8/30/20: Sociable Cider Werks' Mead for Speed

10:35 AM

This post has been a long time coming. See, at the end of spring I happened across a sale on Sociable Cider Werks offerings at a local bottleshop--each four-pack was four bucks. I nabbed the one billed as "Sparkling Honey" because I have been known, on occasion, to enjoy a honey cider or two (please note that I hadn't registered the name plastered on the cans).




I got home and stuck a can in the fridge. That evening, I cracked it open, only to be shocked. What I purchased wasn't a four-pack of honey cider; no, it was a four-pack of mead. For $4. That's a dollar a can. For mead. The next day, I went back to the bottleshop and grabbed two cases (each with 24 cans). That's a deal you can't find anywhere else (another bottleshop nearby sells non-discounted four-packs for $12).

So, yeah. I've had this mead before. In fact, I've had quite a bit of it. But I'm still really excited to share my thoughts on it with you. Since, starting the day after tomorrow, we'll be breaking into four months of seasonally-dictated posts, today's my last chance for sharing those thoughts until January. Meaning that, today's the day. Here we go!

Sociable Cider Werks is based in Minneapolis, MN. According to the cidery's homepage, it was founded by homebrewers Jim and Wade in 2013 after the pair grew frustrated that they cider they wanted to drink didn't exist on the market.  Their "Decidedly Different" page states that Sociable makes beverages that are neither too sweet nor too sharp--they strive for that happy commonground where their products are flavorful and well-balanced.

I can tell you from experience that Mead for Speed is well-balanced, but we'll get into that. As the one mead offering on Sociable's "Libations" page, Mead for Speed is billed as a 6% ABV mead that's a 5/10 on the cidery's sweetness scale. It's brewed with midwest canola honey and cane sorghum before being hit with dandelion honey for a bit of extra sweetness.

The nose on the mead is decidedly sweet. When I cracked that first can (again, before I registered that I was about to enjoy a can of mead), I likened the bouquet to that of a honeycrisp apple. I still stand stalwartly by that. However, now that I know what's inside the can, the honey bit of that honeycrisp is much more in the foreground. It's reminiscent of drizzling honey over a freshly-baked biscuit. Háma, who helped me to rate the mead, seems to enjoy it as much as me--he gave it twelve whiffs, which is his highest level of praise.



Luckily, the mead isn't as sweet as its aromatics might lead you to believe. Sociable was absolutely right when it rated the mead a 5/10 on the sweetness scale. The honey's here (accompanied by a light dollop of brown sugar in the finish), but it's almost as though the mead is a seltzer with an addition of honey. It's sweet, sure, but far from cloyingly so.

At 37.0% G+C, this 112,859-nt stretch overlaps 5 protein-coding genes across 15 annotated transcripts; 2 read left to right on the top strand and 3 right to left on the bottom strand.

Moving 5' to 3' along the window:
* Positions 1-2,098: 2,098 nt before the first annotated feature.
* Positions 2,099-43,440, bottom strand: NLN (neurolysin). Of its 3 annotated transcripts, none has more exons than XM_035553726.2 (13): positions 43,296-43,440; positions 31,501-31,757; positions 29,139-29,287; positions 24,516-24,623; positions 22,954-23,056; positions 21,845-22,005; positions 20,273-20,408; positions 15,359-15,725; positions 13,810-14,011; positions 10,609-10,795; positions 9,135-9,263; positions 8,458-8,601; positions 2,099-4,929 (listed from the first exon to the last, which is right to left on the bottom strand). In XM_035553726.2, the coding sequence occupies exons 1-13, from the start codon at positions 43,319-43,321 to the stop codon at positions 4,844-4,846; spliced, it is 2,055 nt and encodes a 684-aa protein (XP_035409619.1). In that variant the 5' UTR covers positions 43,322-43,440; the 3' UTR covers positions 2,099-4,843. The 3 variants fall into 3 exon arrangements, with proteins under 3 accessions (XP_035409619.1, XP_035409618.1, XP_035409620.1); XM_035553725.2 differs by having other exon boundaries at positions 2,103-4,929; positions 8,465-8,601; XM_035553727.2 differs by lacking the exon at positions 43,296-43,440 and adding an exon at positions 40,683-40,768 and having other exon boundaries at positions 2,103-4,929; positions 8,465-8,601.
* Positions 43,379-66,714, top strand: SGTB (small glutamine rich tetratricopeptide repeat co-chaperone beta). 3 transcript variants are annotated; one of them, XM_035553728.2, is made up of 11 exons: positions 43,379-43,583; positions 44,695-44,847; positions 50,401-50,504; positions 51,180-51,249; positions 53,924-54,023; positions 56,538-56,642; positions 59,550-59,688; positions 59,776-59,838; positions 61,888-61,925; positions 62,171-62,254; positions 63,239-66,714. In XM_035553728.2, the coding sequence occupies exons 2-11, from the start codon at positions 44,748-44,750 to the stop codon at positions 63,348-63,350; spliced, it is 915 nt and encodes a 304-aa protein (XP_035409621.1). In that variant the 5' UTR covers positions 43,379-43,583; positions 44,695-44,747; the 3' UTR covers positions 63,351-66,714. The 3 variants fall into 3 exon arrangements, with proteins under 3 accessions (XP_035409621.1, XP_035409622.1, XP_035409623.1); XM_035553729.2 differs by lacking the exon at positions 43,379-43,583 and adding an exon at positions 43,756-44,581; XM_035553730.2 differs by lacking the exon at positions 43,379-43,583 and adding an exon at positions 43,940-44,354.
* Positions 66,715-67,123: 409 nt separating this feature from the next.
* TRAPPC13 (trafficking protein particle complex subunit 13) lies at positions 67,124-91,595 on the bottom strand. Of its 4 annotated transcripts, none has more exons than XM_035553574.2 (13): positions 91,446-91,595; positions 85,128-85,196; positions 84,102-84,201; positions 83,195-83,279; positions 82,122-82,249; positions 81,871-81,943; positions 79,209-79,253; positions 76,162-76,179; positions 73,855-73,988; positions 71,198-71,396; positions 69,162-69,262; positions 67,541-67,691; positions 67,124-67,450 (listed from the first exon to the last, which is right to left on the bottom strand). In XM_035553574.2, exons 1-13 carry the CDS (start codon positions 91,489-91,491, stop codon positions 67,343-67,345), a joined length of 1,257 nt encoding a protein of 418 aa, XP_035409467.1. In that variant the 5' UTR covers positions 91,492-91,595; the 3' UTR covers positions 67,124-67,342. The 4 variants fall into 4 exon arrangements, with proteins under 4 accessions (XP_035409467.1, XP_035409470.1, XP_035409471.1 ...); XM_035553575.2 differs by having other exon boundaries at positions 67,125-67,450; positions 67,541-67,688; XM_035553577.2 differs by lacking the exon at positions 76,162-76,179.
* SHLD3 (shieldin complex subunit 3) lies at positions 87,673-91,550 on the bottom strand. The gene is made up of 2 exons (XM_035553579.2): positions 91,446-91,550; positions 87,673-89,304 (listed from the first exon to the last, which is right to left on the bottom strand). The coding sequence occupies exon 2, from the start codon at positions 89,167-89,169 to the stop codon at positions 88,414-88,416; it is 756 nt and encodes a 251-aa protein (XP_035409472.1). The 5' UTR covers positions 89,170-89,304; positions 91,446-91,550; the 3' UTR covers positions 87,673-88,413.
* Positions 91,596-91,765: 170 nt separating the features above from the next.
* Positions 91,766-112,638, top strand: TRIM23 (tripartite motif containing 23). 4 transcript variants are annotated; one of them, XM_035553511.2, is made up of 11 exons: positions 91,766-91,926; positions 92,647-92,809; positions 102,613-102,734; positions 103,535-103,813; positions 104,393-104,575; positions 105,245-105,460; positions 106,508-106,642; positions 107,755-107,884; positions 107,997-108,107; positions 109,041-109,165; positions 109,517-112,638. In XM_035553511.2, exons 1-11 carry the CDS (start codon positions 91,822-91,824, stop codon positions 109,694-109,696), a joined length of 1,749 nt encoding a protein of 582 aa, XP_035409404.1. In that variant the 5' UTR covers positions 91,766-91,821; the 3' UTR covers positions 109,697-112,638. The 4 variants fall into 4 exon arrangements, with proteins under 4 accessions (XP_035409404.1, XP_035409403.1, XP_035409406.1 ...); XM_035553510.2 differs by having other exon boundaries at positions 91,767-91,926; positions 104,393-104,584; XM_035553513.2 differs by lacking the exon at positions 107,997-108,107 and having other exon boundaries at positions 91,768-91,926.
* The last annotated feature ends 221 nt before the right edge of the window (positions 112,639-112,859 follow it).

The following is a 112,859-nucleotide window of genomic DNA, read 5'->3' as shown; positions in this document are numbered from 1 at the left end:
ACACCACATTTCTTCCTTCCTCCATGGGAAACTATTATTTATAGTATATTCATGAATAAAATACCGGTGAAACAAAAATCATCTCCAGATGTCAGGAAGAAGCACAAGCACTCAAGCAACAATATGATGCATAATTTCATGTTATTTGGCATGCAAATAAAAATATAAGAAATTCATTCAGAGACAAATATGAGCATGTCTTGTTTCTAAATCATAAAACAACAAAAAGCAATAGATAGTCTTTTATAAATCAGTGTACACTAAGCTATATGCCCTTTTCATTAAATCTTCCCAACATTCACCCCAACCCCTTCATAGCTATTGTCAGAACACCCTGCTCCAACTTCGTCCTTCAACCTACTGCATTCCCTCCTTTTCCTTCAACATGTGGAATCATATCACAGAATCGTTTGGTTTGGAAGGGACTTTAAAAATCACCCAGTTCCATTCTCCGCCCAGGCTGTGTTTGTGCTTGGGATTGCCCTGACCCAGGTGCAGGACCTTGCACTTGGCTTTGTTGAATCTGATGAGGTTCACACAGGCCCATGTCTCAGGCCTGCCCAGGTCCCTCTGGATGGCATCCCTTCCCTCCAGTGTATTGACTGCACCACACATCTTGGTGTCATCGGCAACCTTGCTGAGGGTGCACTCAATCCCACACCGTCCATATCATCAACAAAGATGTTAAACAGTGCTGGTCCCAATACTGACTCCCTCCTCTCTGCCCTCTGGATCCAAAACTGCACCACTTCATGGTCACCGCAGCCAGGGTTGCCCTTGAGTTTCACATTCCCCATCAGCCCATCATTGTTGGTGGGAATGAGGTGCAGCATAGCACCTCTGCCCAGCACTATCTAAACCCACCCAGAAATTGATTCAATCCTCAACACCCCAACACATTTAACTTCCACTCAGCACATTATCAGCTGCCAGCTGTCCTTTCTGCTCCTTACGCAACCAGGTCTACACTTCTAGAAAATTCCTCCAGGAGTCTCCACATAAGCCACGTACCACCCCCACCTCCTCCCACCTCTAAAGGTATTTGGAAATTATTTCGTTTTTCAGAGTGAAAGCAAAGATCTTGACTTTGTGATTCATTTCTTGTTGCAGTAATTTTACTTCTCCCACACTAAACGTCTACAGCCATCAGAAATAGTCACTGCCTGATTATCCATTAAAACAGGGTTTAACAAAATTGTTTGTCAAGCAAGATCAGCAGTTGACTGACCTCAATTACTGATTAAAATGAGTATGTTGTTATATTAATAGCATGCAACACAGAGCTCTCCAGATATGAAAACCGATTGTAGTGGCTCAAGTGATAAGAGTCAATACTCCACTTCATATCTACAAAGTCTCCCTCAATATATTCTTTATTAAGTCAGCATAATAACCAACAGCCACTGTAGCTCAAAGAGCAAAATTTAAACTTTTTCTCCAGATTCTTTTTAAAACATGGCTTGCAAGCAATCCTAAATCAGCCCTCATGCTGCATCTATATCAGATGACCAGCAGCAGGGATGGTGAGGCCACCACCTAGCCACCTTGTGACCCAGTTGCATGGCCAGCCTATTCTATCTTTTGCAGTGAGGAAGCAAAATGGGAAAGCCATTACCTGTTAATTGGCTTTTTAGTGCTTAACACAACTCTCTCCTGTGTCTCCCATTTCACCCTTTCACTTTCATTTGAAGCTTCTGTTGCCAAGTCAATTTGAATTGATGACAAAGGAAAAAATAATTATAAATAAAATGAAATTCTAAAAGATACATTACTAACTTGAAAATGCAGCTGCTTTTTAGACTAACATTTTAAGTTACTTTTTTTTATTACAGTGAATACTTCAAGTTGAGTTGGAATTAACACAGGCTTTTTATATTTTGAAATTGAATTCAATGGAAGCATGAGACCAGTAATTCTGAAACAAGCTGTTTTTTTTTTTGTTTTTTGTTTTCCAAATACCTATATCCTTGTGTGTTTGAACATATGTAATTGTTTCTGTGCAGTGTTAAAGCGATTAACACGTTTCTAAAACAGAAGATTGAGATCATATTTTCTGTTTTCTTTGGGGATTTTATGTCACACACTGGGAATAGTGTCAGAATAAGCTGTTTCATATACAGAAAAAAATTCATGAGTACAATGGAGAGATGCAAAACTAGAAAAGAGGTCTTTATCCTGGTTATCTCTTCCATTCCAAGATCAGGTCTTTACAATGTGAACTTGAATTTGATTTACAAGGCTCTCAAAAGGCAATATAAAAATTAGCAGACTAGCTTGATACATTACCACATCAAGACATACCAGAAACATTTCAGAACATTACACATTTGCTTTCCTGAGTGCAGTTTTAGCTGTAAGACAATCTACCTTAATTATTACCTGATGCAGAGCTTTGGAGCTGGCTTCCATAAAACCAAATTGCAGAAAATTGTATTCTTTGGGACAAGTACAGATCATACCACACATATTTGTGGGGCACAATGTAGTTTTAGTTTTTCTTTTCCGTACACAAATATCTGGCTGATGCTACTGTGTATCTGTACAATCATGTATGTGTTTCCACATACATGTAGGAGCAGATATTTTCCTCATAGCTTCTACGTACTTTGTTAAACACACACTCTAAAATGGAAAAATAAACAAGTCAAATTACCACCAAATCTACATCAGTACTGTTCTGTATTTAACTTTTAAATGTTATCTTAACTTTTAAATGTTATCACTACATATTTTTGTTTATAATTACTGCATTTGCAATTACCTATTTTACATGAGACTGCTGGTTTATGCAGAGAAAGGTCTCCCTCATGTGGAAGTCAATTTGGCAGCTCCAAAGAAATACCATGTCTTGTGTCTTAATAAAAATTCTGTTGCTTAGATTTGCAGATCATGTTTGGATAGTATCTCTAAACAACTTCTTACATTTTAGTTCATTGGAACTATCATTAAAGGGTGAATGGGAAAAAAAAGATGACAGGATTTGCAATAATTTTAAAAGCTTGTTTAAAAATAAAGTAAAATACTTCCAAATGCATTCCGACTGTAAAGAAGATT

Oh, you caught that seltzer mention above? Good. That was on purpose. Mead for Speed is a sparkling mead (it's billed with the words "Sparkling" and "Honey," after all). It's seltzer like on the tongue. I'd've never thought this would work for a mead, but I'm all too happy to be wrong.

I've only talked about a mead once on the blog. What I didn't mention then is that mead holds a special place in my heart and makes me think of northern-European inspired fantasy and blustry, cloudy autumnal days.

See, when I was twenty-one, I decided to have a "viking day" on some random November Saturday. I could only recently drink (legally), having gained the ability to (legally) purchase alcohol the month prior. I'd never had mead, but I knew it played a pretty big role in the Beowulf epic, which, since reading it in high school, I'd always associated with blustry, overcast mid- to late-fall days.

I spent a week hunting down some mead in my college town (it wasn't as readily available then as it is now). After tracking some down, I managed to spend a Saturday afternoon on a bottle while reading through my copy of Seamus Heaney's  translation of Beowulf. That cemented mead's tie to viking- and cold-European-like fantasy to me.

Now, I play The Elder Scrolls V: Skryim in November and December and drink mead. I read Beowulf, Tolkien, and Tolkien's Beowulf, and drink mead. I sit in my little portable sauna, listen to Amiina, and drink mead. Today, I'm on my porch in the sun while listening to Grey Host's The Barrow Path while drinking Mead for Speed. Sure, the music's not the same energy as Amiina's Kurr, but it's taking me to a similar place.

Sociable Cider Werks' Mead for Speed is a really good mead. If you can find it for $1 a can, it's an excellent mead, like 10/10 excellent. Otherwise, at its standard $3 a can price, it's still at 9.0/10. Grab it if you see it.

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